Iles, Greg. "The Bone Tree.” New York:William Morrow, 2015. 816 pp.
Picking up only days after the conclusion of "Natchez Burning,” "The Bone Tree,” the second book in the Natchez trilogy, finds Penn Cage’s world in chaos. His father, Dr. Tom Cage, is on the run from the law and facing charges of jumping bail and murder for the death of Viola Turner, his African-American nurse.
In the search for his father and the reasons for his running, Penn has started a war with the chief of the state police’s Criminal Investigations Bureau, Forrest Knox, the real leader of the Double Eagles, a violent Ku Klux Klan splinter group. The Double Eagles seemingly know much more about his father’s past than did Penn or his mother.
The only way Penn can save his father is either to make a devil’s bargain with Forrest Knox or to destroy him. Penn does not know whom to trust. To even the odds, Penn must rely on allies with objectives that are different from his own. FBI Special Agent, John Kaiser, who initially warned Penn about Knox, also believed that his father was the key to closing not only certain Civil Rights murders, but also the assassinations of President John F. Kennedy, Robert F. Kennedy, and Martin Luther King, Jr. Too, for Penn, what did his father, the kindly small-town doctor, know about the assassinations?
As such, while Penn desperately pursued his options, his pregnant fiancée, Caitlin Masters, a reporter and publisher, uncovered the real story behind a series of unsolved Civil Rights murders that seemingly hold the key to the Double Eagles’ ruination. The trail led to "the bone tree,” a secret killing field used by slave owners and by the Ku Klux Klan.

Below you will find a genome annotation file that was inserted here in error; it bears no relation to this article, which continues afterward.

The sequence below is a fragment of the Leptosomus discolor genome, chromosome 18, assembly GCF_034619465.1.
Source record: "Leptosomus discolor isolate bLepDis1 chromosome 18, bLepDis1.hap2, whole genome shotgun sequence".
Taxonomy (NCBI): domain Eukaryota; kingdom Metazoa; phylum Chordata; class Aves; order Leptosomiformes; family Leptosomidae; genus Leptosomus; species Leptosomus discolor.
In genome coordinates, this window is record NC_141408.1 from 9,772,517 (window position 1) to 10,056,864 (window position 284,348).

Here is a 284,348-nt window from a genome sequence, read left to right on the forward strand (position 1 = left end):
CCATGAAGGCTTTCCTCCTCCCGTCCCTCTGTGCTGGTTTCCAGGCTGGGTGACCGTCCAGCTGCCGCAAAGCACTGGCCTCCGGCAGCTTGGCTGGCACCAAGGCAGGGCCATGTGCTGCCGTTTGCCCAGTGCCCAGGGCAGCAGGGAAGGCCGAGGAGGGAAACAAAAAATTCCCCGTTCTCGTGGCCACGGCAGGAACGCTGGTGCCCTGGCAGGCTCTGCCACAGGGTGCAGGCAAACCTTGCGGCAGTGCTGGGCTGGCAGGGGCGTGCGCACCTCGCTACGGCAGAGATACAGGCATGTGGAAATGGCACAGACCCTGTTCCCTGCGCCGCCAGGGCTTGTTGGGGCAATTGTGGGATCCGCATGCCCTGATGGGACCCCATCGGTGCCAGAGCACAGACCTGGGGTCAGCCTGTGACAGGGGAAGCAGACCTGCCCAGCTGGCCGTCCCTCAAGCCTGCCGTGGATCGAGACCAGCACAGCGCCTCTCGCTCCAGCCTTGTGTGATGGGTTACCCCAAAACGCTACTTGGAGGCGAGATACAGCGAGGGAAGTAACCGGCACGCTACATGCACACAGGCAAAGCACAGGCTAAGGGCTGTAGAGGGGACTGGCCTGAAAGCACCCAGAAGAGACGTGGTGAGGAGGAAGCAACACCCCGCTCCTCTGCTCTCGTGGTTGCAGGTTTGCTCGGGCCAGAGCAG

The book is swarming with FBI agents, villains, reporters, a red herring or two, and Penn and Caitlin, who make missteps like ordinary people. From their endeavors, Penn and Caitlin will barely escape with their lives from the den of a flamethrower-wielding sadist.In the end, all roads will lead to "the bone tree.” The reader can expect a well-constructed story, fine writing, a hard-to-bear tragedy, and an action-packed book full of twisting intrigue and deadly secrets. To this end, the book should be of interest to readers who are conspiracy-minded or like an action thriller. The book is available at the Marks-Quitman County Library.

Lauber, Patricia. "What You Never Knew About Tubs, Toilets & Showers.” Illustrated by
John Manders. New York:Simon & Schuster, 2001. 32 pp. &16.00 [hardcover).

The book, which is for young readers, is a lighthearted and fact-filled look at the different attitudes toward bathing, washing, and human waste disposal from the Stone Age to modern times. Cartoon illustrations, appropriate for both adults and for children, along with dialogue balloons provide information as well as humor.The main emphasis is on bathing practices, but readers can find the history of toilets in the margins, along with comical illustrations.
As such, the reader learns that early cultures, such as the Indus River Valley, which had pone of the world’s earliest cities, piped fresh water in and sewers carried the wastewater away. The Babylonians probably invented the bathtub, which was a big pottery bowl.The Greeks and Roman prized baths.However, after the fall of the Roman Empire, bathing fell out of favor in Europe for reasons both practical (cities were built without piped water) and spiritual (religious leaders considered it a sin of the flesh).